A Democratic strategist has tipped Mayor Pete Buttigieg as a potential surprise frontrunner who could go “toe-to-toe” with President Donald Trump after Tuesday’s debate.
Michael Gordon, a former Clinton administration staffer and chief executive of the strategic communications firm Group Gordon, told Newsweek that Buttigieg stood out in the Democratic primary debate on Tuesday night.
He also said the Mayor of South Bend, Indiana, could “surprise” pundits in a state like Iowa when the first caucuses and primaries get underway.
Speaking to Newsweek, Gordon said Buttigieg “definitely got more aggressive” against frontrunner Elizabeth Warren and other candidates in the debate hosted by CNN and The New York Times.
“You could picture him more going toe-to-toe with Trump, he said. “He has a real moral authority in the way he talks, so he’s someone… who could surprise in, like Iowa.”
He recognized that the frontrunner field was “basically Biden and Warren” as things stood, but said he thought “a Buttigieg or someone else could surprise.”
“It’s hard to picture a Buttigieg or someone getting into that frontrunner status before the voting begins,” Gordon said. “But we should keep our eyes on the polls and see if anything like that changes.”
Buttigieg has leveled a lot of public criticism at Trump during the 2020 Democratic primary race, just as most other candidates have done. In the last few months, he called Trump’s tweets “grotesque” at a Fox News town hall and accused Trump of stripping U.S. troops of their honor after deciding to withdraw them from northeastern Syria.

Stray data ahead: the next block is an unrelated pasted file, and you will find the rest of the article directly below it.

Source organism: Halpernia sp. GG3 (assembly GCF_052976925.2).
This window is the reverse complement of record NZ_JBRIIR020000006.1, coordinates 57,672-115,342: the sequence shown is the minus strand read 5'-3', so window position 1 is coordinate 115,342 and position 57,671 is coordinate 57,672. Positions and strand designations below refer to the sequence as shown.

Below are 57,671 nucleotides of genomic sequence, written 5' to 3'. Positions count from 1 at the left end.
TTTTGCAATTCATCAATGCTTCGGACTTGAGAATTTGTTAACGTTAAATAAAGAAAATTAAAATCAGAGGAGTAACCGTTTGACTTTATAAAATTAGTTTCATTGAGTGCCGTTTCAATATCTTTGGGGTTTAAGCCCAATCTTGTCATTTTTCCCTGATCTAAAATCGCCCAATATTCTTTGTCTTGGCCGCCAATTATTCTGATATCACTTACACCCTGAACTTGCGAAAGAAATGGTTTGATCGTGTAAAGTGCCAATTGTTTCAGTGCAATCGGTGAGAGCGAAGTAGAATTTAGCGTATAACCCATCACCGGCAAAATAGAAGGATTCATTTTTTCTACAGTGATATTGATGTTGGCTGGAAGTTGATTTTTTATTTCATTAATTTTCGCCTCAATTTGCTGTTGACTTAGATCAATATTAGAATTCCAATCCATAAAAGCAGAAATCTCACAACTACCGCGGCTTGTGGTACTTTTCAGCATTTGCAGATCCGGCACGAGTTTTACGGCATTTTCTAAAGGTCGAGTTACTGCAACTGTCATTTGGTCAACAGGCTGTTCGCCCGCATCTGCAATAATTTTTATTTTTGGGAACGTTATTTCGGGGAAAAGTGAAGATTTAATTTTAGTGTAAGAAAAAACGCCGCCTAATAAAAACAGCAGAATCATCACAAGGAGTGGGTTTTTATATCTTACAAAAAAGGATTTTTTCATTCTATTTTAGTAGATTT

But back-and-forths with Trump have not always swung his way. In May this year, President Trump compared Buttigieg to Mad magazine mascot Alfred E. Neumann in an exclusive interview with Politico.
As polling stands, Buttigieg is almost 24 points behind former Vice President Joe Biden in the Democratic primary race, according to Real Clear Politics’ average of polls.
He is in fourth place with just 5.6 percent of Democrats backing him, putting him 10 points behind third place Bernie Sanders.
But the Real Clear Politics average of Iowa Democratic caucus polls puts him in a more competitive position. While still being in fourth place, he is polling at around 12 percent while third place Sanders is backed by a project 16 percent of Iowa Democrats.
A focus group survey by the data-driven outlet FiveThirtyEight and Ipsos found that voters felt Buttigieg performed well at Tuesday’s Democratic debate, almost tying with Bernie Sanders for second place onstage.